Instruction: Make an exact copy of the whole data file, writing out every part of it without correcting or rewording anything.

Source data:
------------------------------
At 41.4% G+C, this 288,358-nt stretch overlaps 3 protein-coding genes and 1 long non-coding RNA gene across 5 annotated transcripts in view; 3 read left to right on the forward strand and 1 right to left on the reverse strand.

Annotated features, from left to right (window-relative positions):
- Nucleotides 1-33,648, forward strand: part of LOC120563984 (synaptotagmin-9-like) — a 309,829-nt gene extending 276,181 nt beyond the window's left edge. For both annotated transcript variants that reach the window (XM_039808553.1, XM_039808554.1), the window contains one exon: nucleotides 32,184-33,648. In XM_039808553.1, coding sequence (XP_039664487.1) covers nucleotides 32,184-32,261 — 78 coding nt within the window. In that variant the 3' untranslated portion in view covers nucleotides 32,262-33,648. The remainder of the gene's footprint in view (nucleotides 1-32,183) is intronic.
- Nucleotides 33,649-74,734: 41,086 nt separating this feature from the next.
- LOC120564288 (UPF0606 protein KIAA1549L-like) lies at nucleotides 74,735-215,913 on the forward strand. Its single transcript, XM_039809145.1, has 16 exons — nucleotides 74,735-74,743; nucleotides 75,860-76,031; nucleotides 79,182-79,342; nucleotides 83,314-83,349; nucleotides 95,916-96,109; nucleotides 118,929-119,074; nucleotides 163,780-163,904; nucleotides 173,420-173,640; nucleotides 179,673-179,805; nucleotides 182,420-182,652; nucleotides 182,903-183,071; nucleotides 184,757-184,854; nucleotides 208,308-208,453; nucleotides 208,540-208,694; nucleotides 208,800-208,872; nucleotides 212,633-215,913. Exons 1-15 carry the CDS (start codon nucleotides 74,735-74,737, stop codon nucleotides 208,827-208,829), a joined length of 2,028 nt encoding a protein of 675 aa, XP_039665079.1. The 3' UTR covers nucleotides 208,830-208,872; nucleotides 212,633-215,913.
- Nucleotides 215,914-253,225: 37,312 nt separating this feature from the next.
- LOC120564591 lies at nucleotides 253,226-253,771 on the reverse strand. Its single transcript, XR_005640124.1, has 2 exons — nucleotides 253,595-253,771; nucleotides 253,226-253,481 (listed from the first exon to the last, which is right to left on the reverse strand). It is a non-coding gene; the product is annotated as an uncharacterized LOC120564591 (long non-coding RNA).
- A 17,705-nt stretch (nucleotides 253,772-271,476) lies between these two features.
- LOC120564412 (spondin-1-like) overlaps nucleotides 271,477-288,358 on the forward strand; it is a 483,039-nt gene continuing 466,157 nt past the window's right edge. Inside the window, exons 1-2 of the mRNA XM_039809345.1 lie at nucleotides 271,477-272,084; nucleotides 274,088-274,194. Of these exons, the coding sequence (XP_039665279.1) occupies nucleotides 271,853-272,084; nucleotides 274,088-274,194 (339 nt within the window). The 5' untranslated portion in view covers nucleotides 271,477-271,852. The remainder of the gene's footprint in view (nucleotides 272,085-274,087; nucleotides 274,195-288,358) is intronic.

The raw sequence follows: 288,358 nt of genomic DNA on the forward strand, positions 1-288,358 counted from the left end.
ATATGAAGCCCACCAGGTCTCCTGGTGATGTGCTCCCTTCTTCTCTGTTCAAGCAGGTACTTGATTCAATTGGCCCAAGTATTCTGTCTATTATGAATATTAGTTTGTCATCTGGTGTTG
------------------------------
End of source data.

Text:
At 41.4% G+C, this 288,358-nt stretch overlaps 3 protein-coding genes and 1 long non-coding RNA gene across 5 annotated transcripts in view; 3 read left to right on the forward strand and 1 right to left on the reverse strand.

Annotated features, from left to right (window-relative positions):
- Nucleotides 1-33,648, forward strand: part of LOC120563984 (synaptotagmin-9-like) — a 309,829-nt gene extending 276,181 nt beyond the window's left edge. For both annotated transcript variants that reach the window (XM_039808553.1, XM_039808554.1), the window contains one exon: nucleotides 32,184-33,648. In XM_039808553.1, coding sequence (XP_039664487.1) covers nucleotides 32,184-32,261 — 78 coding nt within the window. In that variant the 3' untranslated portion in view covers nucleotides 32,262-33,648. The remainder of the gene's footprint in view (nucleotides 1-32,183) is intronic.
- Nucleotides 33,649-74,734: 41,086 nt separating this feature from the next.
- LOC120564288 (UPF0606 protein KIAA1549L-like) lies at nucleotides 74,735-215,913 on the forward strand. Its single transcript, XM_039809145.1, has 16 exons — nucleotides 74,735-74,743; nucleotides 75,860-76,031; nucleotides 79,182-79,342; nucleotides 83,314-83,349; nucleotides 95,916-96,109; nucleotides 118,929-119,074; nucleotides 163,780-163,904; nucleotides 173,420-173,640; nucleotides 179,673-179,805; nucleotides 182,420-182,652; nucleotides 182,903-183,071; nucleotides 184,757-184,854; nucleotides 208,308-208,453; nucleotides 208,540-208,694; nucleotides 208,800-208,872; nucleotides 212,633-215,913. Exons 1-15 carry the CDS (start codon nucleotides 74,735-74,737, stop codon nucleotides 208,827-208,829), a joined length of 2,028 nt encoding a protein of 675 aa, XP_039665079.1. The 3' UTR covers nucleotides 208,830-208,872; nucleotides 212,633-215,913.
- Nucleotides 215,914-253,225: 37,312 nt separating this feature from the next.
- LOC120564591 lies at nucleotides 253,226-253,771 on the reverse strand. Its single transcript, XR_005640124.1, has 2 exons — nucleotides 253,595-253,771; nucleotides 253,226-253,481 (listed from the first exon to the last, which is right to left on the reverse strand). It is a non-coding gene; the product is annotated as an uncharacterized LOC120564591 (long non-coding RNA).
- A 17,705-nt stretch (nucleotides 253,772-271,476) lies between these two features.
- LOC120564412 (spondin-1-like) overlaps nucleotides 271,477-288,358 on the forward strand; it is a 483,039-nt gene continuing 466,157 nt past the window's right edge. Inside the window, exons 1-2 of the mRNA XM_039809345.1 lie at nucleotides 271,477-272,084; nucleotides 274,088-274,194. Of these exons, the coding sequence (XP_039665279.1) occupies nucleotides 271,853-272,084; nucleotides 274,088-274,194 (339 nt within the window). The 5' untranslated portion in view covers nucleotides 271,477-271,852. The remainder of the gene's footprint in view (nucleotides 272,085-274,087; nucleotides 274,195-288,358) is intronic.

The raw sequence follows: 288,358 nt of genomic DNA on the forward strand, positions 1-288,358 counted from the left end.
ATATGAAGCCCACCAGGTCTCCTGGTGATGTGCTCCCTTCTTCTCTGTTCAAGCAGGTACTTGATTCAATTGGCCCAAGTATTCTGTCTATTATGAATATTAGTTTGTCATCTGGTGTTG